When marrying later in life, senior couples have a whole lot more to discuss than wedding plans, seating charts, and gift registries. Older couples have many years of living behind them, and there are several considerations that should be made to ensure a happy marriage and healthy financial future.
Financial and Legal Considerations
There are many advantages of marrying later in life, but there are also some financial cons to be aware of when tying the knot at 50, 60, 70, or 80+ years of age. For one, there’s the marriage tax penalty for higher-earning couples. And in many cases, filing taxes separately will not lessen this financial burden.
There are also challenges associated with combining finances later in life, updating information with the Social Security Administration (SSA), and making changes to estate plans — especially when seniors have children from former marriages or domestic partnerships.
As such, it’s important for senior couples to be transparent and discuss the following topics well before saying ‘I do’:
- Credit histories and credit scores
- Everyday expenses
- Current assets and debts
- Financial obligations to children, grandchildren, relatives, and former spouses
- Retirement plans and savings
- Estate plans (including life insurance policies, trusts, and wills)
- Preferences toward investing, saving, and managing money
- Medical concerns, healthcare costs, and insurance coverages
For some senior couples, obtaining a prenuptial agreement is a wise decision when marrying later in life. Laurie Israel of MarketWatch recommends working with a prenuptial meditator to determine the specific terms of the agreement.
In addition to the financial and legal considerations noted above, senior couples need to decide where they’ll live after getting married in their Golden Years.
Will they live together or apart? Will they buy a new home as a married couple, rent an apartment or condo, transition into senior living, or will one partner move in with the other?
There are pros and cons of each housing option, and couples need to determine what works best for their health, relationship, and financial situation.
If senior couples wish to buy a new home together, it’s important to find one that’s suitable for aging in place.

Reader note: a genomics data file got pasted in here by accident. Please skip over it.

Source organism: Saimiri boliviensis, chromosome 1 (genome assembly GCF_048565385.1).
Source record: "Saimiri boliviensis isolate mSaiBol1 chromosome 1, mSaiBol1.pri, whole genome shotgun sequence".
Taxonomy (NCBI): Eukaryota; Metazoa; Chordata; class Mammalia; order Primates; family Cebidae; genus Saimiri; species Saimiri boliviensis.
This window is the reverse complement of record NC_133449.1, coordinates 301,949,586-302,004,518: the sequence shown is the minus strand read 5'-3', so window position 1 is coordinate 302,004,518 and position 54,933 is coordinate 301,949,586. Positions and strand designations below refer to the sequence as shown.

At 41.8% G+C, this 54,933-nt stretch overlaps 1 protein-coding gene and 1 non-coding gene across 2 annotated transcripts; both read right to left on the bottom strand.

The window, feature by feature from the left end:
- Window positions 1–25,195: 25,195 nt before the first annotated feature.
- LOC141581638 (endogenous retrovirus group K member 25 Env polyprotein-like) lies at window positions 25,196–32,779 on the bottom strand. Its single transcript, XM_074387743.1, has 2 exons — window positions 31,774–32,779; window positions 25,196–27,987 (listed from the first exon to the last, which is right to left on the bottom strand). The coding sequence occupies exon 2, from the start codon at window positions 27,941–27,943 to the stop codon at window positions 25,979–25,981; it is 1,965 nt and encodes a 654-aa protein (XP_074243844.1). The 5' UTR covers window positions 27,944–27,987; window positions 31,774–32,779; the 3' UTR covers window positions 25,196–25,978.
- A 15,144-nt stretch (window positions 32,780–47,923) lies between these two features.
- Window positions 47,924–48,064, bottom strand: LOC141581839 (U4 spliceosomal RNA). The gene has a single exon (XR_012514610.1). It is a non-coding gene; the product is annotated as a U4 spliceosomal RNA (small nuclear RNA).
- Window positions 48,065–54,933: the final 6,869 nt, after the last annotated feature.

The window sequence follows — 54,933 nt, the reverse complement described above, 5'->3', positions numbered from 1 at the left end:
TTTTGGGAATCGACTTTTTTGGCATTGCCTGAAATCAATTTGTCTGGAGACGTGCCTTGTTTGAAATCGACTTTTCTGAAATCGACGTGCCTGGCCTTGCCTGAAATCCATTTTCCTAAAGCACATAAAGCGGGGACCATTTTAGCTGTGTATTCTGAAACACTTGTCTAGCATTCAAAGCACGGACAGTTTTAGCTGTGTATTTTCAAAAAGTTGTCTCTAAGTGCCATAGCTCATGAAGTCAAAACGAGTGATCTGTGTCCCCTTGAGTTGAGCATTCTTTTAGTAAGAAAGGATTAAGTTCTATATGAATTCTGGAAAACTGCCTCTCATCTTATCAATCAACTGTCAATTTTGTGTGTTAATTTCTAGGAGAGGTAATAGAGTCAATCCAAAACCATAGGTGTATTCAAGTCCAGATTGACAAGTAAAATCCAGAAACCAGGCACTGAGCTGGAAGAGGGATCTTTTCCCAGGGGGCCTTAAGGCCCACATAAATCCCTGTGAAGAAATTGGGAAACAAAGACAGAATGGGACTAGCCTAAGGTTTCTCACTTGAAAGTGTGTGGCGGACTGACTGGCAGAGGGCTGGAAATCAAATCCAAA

These homes typically feature one-level floor plans; widened entryways, doorways, and hallways; accessible showers, bathtubs, and toilets; and open interiors for those using wheelchairs, scooters, and walkers.
Modifications can also be made in the future to improve a home’s accessibility, prevent accidents and falls, and allow senior couples to live independently at home as they age.
Keeping the Spark Alive Year After Year
Whether couples marry at 20, 40, 60, or 80, keeping the spark alive after the honeymoon phase wears off takes effort — and that’s where regular date nights come in. Date nights improve communication and intimacy in marriages, strengthen relationships, reduce stress and tension, and keep things exciting as time goes on.
To keep the spark alive in a senior marriage, try meeting for a hike, picnic, or coffee date. Or plan a night out at a jazz club, line dancing bar, or concert venue. Other great options for seniors include plays and operas, wine and beer tastings, stargazing excursions, and sporting events.
Fortunately, it’s possible to enjoy regular date nights with your spouse without spending more than you can afford. Sports fans, for instance, can secure discounted tickets for games. There are sites that can be used to filter tickets by date, seat rating, and price range. Use an interactive seating chart offering 360-degree views, so it’s easy to find the best seats. The same goes in finding discounted tickets for concerts, musicals, plays, and ballets.
Take Time to Consider
Marriage is a big deal at any age, but older adults have even more to consider before tying the knot. To ensure a long, financially healthy marriage in their Golden Years, seniors should be as upfront as possible about their financial situation so there are no major surprises after saying ‘I do’.